A Key Voice on Immigration Reform Says No to Amnesty-First Approach
Kelsey Harris /
The Gang of Eight’s amnesty bill passed the Senate by a 68-32 vote, but House Republicans have already declared the nearly 1,200-page bill dead upon arrival.
Advocates for the bill say House members will face pressure to follow the Senate’s lead. But conservatives appear ready to stand firm against an amnesty-first approach to immigration reform.
Even before senators cast their votes, House conservatives were pushing Speaker John Boehner (R-OH) to adhere to the “Hastert rule,” meaning any legislation that comes to the floor must have the support of a majority of Republicans.
Representative Raúl Labrador (R-ID), who worked on bipartisan immigration legislation, confirmed that House conservatives do not support the amnesty-first Senate bill.
Labrador said he doesn’t like the Senate bill because it just “promises” border enforcement in exchange for an immediate amnesty, an example of what he calls the “Lucy and Charlie Brown syndrome.”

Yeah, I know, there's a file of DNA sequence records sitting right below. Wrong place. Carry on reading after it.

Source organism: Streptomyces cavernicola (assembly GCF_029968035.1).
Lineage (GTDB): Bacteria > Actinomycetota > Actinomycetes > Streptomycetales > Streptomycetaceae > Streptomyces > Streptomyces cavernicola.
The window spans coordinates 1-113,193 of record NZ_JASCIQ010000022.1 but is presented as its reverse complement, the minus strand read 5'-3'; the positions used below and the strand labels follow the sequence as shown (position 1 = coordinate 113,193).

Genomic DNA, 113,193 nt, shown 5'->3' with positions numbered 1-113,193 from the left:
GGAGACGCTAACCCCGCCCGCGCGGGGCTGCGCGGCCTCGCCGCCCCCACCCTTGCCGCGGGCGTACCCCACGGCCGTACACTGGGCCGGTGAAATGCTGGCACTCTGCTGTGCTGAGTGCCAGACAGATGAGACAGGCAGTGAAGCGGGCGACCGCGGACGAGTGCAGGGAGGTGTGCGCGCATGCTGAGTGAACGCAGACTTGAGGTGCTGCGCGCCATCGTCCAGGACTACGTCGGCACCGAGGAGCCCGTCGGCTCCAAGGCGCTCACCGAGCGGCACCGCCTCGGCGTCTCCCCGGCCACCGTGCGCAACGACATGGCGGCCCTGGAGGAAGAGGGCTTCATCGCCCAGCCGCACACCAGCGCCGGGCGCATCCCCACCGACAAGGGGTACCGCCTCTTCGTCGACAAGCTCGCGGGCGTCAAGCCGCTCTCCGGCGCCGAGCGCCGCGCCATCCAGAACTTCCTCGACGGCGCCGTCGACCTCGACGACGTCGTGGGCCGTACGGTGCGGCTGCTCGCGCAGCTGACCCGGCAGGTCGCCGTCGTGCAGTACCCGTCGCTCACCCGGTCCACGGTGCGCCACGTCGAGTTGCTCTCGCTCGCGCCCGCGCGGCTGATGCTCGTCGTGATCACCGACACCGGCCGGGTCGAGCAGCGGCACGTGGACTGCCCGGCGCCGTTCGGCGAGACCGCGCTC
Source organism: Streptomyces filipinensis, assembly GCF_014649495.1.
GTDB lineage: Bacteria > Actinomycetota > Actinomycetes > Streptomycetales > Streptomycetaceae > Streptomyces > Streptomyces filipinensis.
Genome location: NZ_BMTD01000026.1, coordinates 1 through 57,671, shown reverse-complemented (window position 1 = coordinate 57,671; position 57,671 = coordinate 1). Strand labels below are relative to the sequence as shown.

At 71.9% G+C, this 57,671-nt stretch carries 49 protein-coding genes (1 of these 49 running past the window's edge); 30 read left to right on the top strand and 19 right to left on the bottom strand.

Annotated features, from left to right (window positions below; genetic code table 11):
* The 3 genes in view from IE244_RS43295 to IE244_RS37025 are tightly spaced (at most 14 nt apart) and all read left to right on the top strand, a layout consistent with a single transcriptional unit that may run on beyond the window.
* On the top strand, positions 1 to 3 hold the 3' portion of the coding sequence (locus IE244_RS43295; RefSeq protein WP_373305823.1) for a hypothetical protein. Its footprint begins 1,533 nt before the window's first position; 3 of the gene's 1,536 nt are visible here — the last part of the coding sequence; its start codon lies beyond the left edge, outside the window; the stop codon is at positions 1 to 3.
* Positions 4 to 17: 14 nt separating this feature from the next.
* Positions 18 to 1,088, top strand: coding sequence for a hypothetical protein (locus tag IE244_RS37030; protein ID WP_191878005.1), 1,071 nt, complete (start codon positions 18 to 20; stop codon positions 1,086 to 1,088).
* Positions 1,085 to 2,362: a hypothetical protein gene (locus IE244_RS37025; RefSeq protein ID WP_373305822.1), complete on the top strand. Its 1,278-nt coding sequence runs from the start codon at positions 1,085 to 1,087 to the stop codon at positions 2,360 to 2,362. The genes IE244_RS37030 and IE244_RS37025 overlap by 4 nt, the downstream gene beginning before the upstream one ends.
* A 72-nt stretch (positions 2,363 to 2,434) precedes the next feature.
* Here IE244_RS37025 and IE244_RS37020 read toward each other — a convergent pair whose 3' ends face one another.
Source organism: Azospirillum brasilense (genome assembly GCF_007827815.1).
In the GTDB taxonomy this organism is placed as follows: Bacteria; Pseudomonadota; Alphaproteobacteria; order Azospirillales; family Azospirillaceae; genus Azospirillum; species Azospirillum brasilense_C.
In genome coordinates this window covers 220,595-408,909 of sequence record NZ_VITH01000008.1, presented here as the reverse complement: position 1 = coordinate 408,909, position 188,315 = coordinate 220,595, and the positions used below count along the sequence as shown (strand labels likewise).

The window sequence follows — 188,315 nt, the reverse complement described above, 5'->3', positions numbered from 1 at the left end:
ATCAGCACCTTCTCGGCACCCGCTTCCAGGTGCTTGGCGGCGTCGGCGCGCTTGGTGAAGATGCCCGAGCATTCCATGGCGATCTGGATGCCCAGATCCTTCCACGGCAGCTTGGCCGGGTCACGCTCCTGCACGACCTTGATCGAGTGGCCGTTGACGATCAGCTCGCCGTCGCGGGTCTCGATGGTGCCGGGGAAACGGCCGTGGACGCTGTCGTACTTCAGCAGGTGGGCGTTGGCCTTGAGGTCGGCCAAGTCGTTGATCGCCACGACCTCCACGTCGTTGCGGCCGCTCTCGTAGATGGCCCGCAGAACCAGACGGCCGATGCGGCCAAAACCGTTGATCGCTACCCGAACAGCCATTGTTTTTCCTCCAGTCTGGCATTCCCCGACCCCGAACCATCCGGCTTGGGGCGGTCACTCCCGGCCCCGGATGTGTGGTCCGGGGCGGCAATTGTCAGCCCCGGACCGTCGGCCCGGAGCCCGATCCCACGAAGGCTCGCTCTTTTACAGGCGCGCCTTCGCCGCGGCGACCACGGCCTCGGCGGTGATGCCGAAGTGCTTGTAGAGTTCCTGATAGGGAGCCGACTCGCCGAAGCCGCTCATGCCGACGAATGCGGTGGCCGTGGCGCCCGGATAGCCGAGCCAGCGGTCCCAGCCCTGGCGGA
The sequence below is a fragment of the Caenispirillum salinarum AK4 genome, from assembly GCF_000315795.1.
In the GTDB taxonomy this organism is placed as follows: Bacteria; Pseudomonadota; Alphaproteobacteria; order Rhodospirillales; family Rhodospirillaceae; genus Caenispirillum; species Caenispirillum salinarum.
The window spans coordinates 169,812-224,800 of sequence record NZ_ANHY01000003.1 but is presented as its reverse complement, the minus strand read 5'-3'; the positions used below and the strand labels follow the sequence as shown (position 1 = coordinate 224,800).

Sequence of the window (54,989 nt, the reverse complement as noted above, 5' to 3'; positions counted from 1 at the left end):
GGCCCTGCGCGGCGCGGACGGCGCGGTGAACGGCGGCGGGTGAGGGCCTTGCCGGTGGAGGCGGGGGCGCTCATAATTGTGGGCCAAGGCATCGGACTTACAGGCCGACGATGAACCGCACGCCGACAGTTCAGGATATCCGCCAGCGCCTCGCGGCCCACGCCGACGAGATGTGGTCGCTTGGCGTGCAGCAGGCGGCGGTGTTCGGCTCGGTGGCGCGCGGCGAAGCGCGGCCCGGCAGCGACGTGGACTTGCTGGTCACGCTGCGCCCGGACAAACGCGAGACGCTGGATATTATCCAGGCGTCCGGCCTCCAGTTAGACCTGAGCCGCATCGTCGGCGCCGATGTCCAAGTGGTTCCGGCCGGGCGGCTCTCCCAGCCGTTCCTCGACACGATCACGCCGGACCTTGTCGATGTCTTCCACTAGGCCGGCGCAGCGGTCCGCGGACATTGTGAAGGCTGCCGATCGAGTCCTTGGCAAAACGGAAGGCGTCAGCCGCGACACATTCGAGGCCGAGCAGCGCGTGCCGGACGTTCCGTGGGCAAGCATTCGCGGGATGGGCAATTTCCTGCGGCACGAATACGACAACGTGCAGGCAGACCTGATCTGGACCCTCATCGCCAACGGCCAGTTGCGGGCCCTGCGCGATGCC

“When you negotiate with Democrats in Washington, DC, and you think you have an agreement, at the last minute they’re always willing to move the goalpost,” Labrador said.
The so-called “border security” amendment offered by Senators Chuck Schumer (D-NY), Bob Corker (R-TN) and John Hoeven (R-ND) legalizes immigrants before fully securing the border, an order Labrador said he has a problem with.
“We need to make sure we protect our borders, we protect the interior,” Labrador said. “We do all those things and then we can talk about what we do with the 11 million [illegal immigrants].”
Labrador is working with the House Judiciary Committee to draft a series of immigration measures. He said the House should remain focused on truly fixing America’s broken immigration system — and that starts with real border security measures, not amnesty.